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Checkin’ in with Interviewees May 2014

Believe it or not, those interviewed by The Annual continue to live their lives and produce new content after being interviewed. Here’s a chance to catch up on some of their current projects/whereabouts.

Tom Cotter:

Tom is set to headline the Lucille Ball Comedy Festival on August 8th in Jamestown, NY. In the next month you’ll be able to see him live in Connecticut, Florida and New Jersey. Click here for his current tour schedule.

Gaby Dunn:

Gaby now blogs for What’s Trending Live while making occasional appearances on the show. She has also launched a new webseries with her best friend entitled Just Between Us, you can hear her Five Minute Not-Cast on Soundcloud and you can read one of her latest pieces in The Jewish Daughter Diaries which will be released on May 6th.

Ron Funches:

Ron plays Shelly on NBC’s Undateable premiering May 29th at 9pm, you can watch the trailer above. In the coming weeks you can find him in Portland, Denver, and San Diego. Click here for his current tour schedule.

TJ Kincaid:

TJ continues to produce around 4-5 new Amazing Atheist videos a week he also runs a new show called The Drunken Peasants.

Colin Mochrie:

Whose Line back on TV, Colin and Brad Sherwood continue to tour together, but did you know that Colin recently released book combining classic literature with improv, it’s called Not Quite The Classics.

Greg Proops:

Greg has digitally released a new hour long special Greg Proops Live a Musso and Frank for $4.99 at gregproops.com. He also continues to tour and release The Smartest Man in the World Proopcast. You can see him live at The Bellhouse in Brooklyn, NY this weekend and across Europe throughout the rest of May.

Nick Pupo:

Hitting it’s one year anniversary a little over a month ago, Nick’s podcast Stand Up Close and Personal has been chronicling the lives of three open mic comics.

Justin Roiland:

Rick and Morty has been picked up for a second season and while the return does not yet have a premiere date, you can catch reruns on Adult Swim and hear Justin voicing Lemongrab and various other characters on Adventure Time

John Safran:

While appearing regularly on Austrailian television, John Safran’s recent projects include a true crime novel entitled Murder In Mississippi chronicling the murder of a white supremacist that John spent an uneasy couple of days with while filming his Race Relations special.

Nick Pupo

Artwork: David Luna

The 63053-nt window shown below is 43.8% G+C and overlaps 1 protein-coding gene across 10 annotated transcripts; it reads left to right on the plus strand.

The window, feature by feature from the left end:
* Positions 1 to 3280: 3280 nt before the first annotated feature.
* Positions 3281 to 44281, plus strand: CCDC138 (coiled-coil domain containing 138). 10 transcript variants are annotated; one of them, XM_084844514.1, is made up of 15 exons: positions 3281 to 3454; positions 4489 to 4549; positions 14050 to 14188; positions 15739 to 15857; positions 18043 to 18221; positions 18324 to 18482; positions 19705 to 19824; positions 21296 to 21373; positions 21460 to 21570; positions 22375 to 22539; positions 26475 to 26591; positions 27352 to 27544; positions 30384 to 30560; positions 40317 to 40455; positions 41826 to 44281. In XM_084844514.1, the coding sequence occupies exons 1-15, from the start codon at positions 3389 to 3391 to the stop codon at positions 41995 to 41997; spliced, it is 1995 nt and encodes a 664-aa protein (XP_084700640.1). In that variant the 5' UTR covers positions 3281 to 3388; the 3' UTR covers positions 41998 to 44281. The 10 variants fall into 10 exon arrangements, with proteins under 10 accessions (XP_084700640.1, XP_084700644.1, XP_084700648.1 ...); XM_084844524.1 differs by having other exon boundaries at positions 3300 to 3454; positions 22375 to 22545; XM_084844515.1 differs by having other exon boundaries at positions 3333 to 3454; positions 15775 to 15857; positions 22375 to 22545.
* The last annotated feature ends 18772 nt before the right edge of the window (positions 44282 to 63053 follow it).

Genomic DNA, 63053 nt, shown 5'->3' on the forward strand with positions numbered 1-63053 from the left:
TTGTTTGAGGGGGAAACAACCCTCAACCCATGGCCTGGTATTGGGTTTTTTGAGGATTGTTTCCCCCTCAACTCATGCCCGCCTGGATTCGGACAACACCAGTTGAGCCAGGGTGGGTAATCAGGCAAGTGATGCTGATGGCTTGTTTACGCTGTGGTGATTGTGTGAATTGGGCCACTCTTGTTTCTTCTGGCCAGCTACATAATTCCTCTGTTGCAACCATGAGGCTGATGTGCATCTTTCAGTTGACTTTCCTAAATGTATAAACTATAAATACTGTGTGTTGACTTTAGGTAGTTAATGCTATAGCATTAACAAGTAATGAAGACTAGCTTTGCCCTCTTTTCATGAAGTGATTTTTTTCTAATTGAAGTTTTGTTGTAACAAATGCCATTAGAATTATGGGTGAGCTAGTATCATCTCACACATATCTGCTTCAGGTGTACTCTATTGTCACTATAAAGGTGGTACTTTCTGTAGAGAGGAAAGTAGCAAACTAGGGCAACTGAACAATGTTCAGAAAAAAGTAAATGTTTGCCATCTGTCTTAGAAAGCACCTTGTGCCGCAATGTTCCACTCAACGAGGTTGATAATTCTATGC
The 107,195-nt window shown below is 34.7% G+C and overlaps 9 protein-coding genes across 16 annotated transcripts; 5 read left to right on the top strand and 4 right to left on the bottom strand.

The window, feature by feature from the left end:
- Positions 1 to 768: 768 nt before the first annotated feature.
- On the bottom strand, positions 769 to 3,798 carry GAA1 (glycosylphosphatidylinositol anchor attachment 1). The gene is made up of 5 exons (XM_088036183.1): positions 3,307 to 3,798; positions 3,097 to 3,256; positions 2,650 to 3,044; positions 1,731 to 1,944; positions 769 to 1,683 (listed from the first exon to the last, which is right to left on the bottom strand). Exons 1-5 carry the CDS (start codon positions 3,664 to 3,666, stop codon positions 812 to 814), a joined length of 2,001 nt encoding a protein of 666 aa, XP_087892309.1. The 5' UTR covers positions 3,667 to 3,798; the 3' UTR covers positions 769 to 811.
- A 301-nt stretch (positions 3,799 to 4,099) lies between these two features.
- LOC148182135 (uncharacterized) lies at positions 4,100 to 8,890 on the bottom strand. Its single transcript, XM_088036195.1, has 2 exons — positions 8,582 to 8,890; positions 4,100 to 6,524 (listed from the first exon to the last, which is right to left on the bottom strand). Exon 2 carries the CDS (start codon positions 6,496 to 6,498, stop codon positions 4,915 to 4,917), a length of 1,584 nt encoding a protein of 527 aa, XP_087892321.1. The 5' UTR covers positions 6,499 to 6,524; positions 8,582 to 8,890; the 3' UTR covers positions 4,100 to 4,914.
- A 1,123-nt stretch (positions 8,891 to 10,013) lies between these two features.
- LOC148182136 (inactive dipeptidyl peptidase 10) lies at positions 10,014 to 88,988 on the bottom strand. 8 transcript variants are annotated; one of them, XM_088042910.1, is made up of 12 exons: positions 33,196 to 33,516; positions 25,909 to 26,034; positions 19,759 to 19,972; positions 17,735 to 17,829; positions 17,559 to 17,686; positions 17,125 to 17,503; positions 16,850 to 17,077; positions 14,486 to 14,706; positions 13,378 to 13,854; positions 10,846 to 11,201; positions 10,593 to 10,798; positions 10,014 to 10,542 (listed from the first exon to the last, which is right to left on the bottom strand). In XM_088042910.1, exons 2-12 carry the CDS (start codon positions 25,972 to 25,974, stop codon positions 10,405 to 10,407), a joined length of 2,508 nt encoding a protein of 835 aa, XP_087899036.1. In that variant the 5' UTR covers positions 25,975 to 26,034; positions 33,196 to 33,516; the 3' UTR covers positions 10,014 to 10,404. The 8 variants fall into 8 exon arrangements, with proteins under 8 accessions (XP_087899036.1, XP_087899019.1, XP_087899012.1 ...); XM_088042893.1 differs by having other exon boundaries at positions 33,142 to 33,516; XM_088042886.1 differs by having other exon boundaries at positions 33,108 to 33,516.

Artwork: David Luna

There is a man in Orlando, Florida. He’s often bitter, yet sincere, and he’s a true stand up comic. This is the life of Nick Pupo. 

David Luna: You’re a real comedian.

Nick Pupo: Sort of.

DL: Well, this is what you do, and this is what you want more than anything, isn’t it?

NP: Yeah, absolutely. It’s just that it’s a goddamn struggle

DL: How long have you been doing comedy?

NP: It’s been over two years now.

DL: Born and raised in Orlando?

NP: I think it was Altima, but I don’t really know. I forget everything that my parents tell me.

DL: Tell me about your first experience doing stand up.

NP: The first time I ever did stand up was at a place that I still go to every Sunday, Austin’s Coffee, and I was eighteen — I know this doesn’t make sense yet, because you’re like, “wait, you’re 23.” This is what happened. I went up, and I thought I was great. I had a great time. I brought out all my friends. The material I did I’m sure was shitty, but for a first time I guess it worked. So I thought I’d come back the next week and write an entire new five minutes, which really is ballsy, but actually idiotic. If your first time you have a good five minutes, or a decent five minutes, or what worked, whatever worked, come back next week and do it again. Do it again. Maybe work on it a little bit, tweak whatever needs to be fixed, but don’t write an entire new five minutes, you moron.

So that’s what I did. And I came back, and I drank a lot. Before I went onstage I drank a bunch of wine in the parking lot, because I was nervous, and I thought maybe I’d be funnier if I was drunk. And I went up, and I totally bombed. And I totally embarrassed myself. And at eighteen years old I decided, “I think I’m not gonna do that again. I don’t think I’m coming back.” So I didn’t for another two years, and when I was 20 I went back to the same place, did it again, had all my friends there so I had a good “set,” and it wasn’t until I ventured downtown, to other open mics around the city, that I discovered I had a lot of work to do and this is not gonna be easy, at all.

But that’s the thing is — I don’t know. There are so many times early on, early as in like, six months, or a year, or a year and a half, that you think like “Oh, I’ve got it! [snaps fingers] I finally get it! I get how comedy works!” I’ve been doing it now long enough to know that I have no idea what I’m doing, and it’s gonna take a while. But, you know, I’ve had my good nights. I’ve had plenty of good nights. But even the good ones, it’s just — it never seems like it’s enough.

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